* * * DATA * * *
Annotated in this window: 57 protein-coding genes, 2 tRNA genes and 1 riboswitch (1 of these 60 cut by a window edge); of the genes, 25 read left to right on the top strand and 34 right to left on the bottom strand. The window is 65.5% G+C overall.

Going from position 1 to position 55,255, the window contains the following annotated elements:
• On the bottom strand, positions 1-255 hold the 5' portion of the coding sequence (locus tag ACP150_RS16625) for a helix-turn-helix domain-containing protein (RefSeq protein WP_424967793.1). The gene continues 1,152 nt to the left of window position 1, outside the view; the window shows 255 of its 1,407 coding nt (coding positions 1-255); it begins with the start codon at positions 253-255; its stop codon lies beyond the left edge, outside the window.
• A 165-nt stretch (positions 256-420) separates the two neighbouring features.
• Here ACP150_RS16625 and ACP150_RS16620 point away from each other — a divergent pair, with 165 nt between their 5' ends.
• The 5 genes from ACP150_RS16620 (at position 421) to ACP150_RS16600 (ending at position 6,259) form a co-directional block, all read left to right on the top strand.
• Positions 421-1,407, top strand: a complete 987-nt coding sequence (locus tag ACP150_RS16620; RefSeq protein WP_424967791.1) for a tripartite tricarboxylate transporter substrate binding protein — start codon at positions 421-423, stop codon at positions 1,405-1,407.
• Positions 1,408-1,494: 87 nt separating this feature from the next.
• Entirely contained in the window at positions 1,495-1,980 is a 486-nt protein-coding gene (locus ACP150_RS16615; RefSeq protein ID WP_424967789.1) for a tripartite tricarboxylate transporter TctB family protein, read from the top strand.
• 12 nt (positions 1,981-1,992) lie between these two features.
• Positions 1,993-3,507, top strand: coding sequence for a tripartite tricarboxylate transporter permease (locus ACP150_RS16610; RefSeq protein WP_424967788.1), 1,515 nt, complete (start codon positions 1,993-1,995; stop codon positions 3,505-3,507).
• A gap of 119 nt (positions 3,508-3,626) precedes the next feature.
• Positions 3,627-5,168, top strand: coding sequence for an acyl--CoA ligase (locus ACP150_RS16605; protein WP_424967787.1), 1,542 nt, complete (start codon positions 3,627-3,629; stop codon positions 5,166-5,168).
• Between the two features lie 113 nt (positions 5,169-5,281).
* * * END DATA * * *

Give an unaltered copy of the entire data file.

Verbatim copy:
Annotated in this window: 57 protein-coding genes, 2 tRNA genes and 1 riboswitch (1 of these 60 cut by a window edge); of the genes, 25 read left to right on the top strand and 34 right to left on the bottom strand. The window is 65.5% G+C overall.

Going from position 1 to position 55,255, the window contains the following annotated elements:
• On the bottom strand, positions 1-255 hold the 5' portion of the coding sequence (locus tag ACP150_RS16625) for a helix-turn-helix domain-containing protein (RefSeq protein WP_424967793.1). The gene continues 1,152 nt to the left of window position 1, outside the view; the window shows 255 of its 1,407 coding nt (coding positions 1-255); it begins with the start codon at positions 253-255; its stop codon lies beyond the left edge, outside the window.
• A 165-nt stretch (positions 256-420) separates the two neighbouring features.
• Here ACP150_RS16625 and ACP150_RS16620 point away from each other — a divergent pair, with 165 nt between their 5' ends.
• The 5 genes from ACP150_RS16620 (at position 421) to ACP150_RS16600 (ending at position 6,259) form a co-directional block, all read left to right on the top strand.
• Positions 421-1,407, top strand: a complete 987-nt coding sequence (locus tag ACP150_RS16620; RefSeq protein WP_424967791.1) for a tripartite tricarboxylate transporter substrate binding protein — start codon at positions 421-423, stop codon at positions 1,405-1,407.
• Positions 1,408-1,494: 87 nt separating this feature from the next.
• Entirely contained in the window at positions 1,495-1,980 is a 486-nt protein-coding gene (locus ACP150_RS16615; RefSeq protein ID WP_424967789.1) for a tripartite tricarboxylate transporter TctB family protein, read from the top strand.
• 12 nt (positions 1,981-1,992) lie between these two features.
• Positions 1,993-3,507, top strand: coding sequence for a tripartite tricarboxylate transporter permease (locus ACP150_RS16610; RefSeq protein WP_424967788.1), 1,515 nt, complete (start codon positions 1,993-1,995; stop codon positions 3,505-3,507).
• A gap of 119 nt (positions 3,508-3,626) precedes the next feature.
• Positions 3,627-5,168, top strand: coding sequence for an acyl--CoA ligase (locus ACP150_RS16605; protein WP_424967787.1), 1,542 nt, complete (start codon positions 3,627-3,629; stop codon positions 5,166-5,168).
• Between the two features lie 113 nt (positions 5,169-5,281).